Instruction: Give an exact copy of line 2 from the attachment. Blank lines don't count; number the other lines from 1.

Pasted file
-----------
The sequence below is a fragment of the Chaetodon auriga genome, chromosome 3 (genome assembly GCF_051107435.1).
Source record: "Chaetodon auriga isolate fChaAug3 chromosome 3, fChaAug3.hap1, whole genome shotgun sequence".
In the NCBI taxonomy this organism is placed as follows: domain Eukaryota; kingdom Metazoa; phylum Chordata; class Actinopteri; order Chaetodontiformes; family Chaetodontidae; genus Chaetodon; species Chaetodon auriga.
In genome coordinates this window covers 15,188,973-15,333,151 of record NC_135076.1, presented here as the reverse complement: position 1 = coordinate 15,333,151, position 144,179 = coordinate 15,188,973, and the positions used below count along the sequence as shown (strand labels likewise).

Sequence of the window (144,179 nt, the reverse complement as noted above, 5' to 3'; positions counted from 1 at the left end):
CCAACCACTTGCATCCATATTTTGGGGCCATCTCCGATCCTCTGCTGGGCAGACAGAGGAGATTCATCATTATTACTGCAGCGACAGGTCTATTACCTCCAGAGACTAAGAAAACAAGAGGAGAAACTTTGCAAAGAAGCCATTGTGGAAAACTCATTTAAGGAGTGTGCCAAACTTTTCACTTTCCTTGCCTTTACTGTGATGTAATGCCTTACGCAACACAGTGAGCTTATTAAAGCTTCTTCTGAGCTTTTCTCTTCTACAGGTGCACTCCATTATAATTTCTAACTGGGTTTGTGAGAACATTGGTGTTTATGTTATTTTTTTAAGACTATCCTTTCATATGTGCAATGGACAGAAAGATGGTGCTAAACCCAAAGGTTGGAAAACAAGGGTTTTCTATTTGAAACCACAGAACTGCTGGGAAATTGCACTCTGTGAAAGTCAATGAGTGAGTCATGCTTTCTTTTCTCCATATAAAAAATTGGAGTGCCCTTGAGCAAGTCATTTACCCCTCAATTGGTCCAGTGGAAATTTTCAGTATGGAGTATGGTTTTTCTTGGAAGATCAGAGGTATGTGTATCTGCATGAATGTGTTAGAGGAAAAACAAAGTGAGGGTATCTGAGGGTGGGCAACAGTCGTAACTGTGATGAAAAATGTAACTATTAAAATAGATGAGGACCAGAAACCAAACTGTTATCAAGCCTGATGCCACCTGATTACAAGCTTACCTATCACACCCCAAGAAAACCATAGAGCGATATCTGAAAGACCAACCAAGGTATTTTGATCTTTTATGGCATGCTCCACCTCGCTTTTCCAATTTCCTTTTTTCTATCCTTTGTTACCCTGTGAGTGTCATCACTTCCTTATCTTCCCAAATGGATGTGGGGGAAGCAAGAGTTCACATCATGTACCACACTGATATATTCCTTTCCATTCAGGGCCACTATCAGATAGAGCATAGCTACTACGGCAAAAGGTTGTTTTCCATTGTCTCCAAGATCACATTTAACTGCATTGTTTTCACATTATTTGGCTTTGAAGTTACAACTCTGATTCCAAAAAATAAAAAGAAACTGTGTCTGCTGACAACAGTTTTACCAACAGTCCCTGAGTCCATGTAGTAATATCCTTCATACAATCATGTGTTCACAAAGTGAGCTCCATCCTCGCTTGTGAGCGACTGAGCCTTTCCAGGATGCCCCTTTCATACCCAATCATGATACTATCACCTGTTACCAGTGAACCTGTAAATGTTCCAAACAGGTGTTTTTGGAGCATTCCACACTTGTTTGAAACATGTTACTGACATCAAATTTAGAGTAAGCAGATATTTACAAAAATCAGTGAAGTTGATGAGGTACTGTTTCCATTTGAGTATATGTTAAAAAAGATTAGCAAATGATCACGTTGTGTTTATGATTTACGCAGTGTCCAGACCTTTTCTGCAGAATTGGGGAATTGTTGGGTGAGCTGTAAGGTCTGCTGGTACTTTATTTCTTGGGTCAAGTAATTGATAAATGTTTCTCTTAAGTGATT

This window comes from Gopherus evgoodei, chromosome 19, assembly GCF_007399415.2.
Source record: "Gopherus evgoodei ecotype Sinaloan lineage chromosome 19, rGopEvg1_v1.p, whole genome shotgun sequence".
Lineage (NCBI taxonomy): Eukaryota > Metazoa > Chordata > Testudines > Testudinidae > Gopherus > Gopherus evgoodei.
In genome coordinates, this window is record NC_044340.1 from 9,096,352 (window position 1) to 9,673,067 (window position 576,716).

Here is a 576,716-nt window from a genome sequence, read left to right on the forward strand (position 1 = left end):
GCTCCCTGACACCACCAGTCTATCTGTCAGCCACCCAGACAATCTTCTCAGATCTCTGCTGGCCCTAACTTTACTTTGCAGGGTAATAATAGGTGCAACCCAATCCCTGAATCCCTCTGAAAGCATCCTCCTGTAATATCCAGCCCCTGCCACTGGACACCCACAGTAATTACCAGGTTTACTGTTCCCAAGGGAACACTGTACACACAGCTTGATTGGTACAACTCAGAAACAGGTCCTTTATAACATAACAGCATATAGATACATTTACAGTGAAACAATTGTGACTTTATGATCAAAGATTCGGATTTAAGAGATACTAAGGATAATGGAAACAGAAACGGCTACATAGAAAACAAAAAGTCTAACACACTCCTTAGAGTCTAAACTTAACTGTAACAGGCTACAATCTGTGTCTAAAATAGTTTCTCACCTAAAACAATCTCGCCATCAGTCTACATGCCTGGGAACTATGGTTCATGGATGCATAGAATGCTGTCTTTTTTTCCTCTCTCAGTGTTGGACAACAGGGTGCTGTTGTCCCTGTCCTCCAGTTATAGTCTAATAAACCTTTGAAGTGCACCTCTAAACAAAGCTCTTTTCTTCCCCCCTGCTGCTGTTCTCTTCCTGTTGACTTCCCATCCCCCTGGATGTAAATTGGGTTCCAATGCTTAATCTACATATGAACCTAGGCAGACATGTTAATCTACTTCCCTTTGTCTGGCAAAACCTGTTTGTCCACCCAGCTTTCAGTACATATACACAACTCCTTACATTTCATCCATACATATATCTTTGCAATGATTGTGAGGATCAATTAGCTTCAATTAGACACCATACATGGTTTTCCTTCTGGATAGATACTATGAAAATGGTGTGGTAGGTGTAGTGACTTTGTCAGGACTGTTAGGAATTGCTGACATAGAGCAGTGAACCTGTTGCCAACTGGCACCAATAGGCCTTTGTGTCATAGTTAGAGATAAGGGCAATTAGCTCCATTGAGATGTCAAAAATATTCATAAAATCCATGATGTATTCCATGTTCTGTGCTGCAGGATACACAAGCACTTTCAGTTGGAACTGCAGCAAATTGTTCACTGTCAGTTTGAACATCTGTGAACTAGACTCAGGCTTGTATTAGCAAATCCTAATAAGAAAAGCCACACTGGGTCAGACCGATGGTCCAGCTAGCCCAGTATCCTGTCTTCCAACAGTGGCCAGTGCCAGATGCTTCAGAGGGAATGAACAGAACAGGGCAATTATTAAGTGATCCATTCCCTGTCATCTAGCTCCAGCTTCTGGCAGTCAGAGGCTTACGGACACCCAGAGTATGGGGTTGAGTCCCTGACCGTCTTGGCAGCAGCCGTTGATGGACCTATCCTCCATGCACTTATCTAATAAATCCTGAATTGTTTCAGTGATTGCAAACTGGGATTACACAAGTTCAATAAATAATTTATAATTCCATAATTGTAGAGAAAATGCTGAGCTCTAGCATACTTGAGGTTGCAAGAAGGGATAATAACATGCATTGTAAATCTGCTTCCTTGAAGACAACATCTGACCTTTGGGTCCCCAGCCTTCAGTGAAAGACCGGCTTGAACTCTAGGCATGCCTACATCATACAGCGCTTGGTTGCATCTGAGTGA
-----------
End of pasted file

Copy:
Source record: "Chaetodon auriga isolate fChaAug3 chromosome 3, fChaAug3.hap1, whole genome shotgun sequence".